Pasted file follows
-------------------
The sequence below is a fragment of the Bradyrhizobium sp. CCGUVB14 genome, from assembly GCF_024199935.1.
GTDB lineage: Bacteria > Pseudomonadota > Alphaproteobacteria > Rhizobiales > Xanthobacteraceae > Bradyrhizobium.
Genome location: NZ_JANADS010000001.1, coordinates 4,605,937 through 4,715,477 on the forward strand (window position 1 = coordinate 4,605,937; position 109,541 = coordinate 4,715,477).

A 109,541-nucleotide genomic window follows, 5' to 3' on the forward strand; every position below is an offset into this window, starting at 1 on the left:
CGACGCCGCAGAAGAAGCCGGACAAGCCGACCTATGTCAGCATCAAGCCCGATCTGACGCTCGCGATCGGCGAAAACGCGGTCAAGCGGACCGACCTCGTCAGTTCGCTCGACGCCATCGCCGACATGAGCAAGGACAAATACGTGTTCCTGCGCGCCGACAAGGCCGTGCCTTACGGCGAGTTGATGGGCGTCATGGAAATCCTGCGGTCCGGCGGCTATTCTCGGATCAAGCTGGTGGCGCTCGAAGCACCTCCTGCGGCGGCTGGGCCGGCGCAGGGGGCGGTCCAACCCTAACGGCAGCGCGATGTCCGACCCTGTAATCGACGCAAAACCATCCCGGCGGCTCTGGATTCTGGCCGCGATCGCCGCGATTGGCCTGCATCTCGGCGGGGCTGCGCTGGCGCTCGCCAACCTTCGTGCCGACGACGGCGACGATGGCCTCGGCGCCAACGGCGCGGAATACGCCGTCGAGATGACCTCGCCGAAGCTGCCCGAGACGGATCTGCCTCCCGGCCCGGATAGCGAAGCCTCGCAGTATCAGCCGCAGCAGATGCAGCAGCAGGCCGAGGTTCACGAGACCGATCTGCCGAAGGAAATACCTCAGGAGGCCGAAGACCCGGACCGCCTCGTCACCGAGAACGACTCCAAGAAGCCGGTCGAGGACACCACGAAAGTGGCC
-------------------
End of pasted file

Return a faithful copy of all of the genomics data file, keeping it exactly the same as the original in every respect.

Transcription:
The sequence below is a fragment of the Bradyrhizobium sp. CCGUVB14 genome, from assembly GCF_024199935.1.
GTDB lineage: Bacteria > Pseudomonadota > Alphaproteobacteria > Rhizobiales > Xanthobacteraceae > Bradyrhizobium.
Genome location: NZ_JANADS010000001.1, coordinates 4,605,937 through 4,715,477 on the forward strand (window position 1 = coordinate 4,605,937; position 109,541 = coordinate 4,715,477).

A 109,541-nucleotide genomic window follows, 5' to 3' on the forward strand; every position below is an offset into this window, starting at 1 on the left:
CGACGCCGCAGAAGAAGCCGGACAAGCCGACCTATGTCAGCATCAAGCCCGATCTGACGCTCGCGATCGGCGAAAACGCGGTCAAGCGGACCGACCTCGTCAGTTCGCTCGACGCCATCGCCGACATGAGCAAGGACAAATACGTGTTCCTGCGCGCCGACAAGGCCGTGCCTTACGGCGAGTTGATGGGCGTCATGGAAATCCTGCGGTCCGGCGGCTATTCTCGGATCAAGCTGGTGGCGCTCGAAGCACCTCCTGCGGCGGCTGGGCCGGCGCAGGGGGCGGTCCAACCCTAACGGCAGCGCGATGTCCGACCCTGTAATCGACGCAAAACCATCCCGGCGGCTCTGGATTCTGGCCGCGATCGCCGCGATTGGCCTGCATCTCGGCGGGGCTGCGCTGGCGCTCGCCAACCTTCGTGCCGACGACGGCGACGATGGCCTCGGCGCCAACGGCGCGGAATACGCCGTCGAGATGACCTCGCCGAAGCTGCCCGAGACGGATCTGCCTCCCGGCCCGGATAGCGAAGCCTCGCAGTATCAGCCGCAGCAGATGCAGCAGCAGGCCGAGGTTCACGAGACCGATCTGCCGAAGGAAATACCTCAGGAGGCCGAAGACCCGGACCGCCTCGTCACCGAGAACGACTCCAAGAAGCCGGTCGAGGACACCACGAAAGTGGCC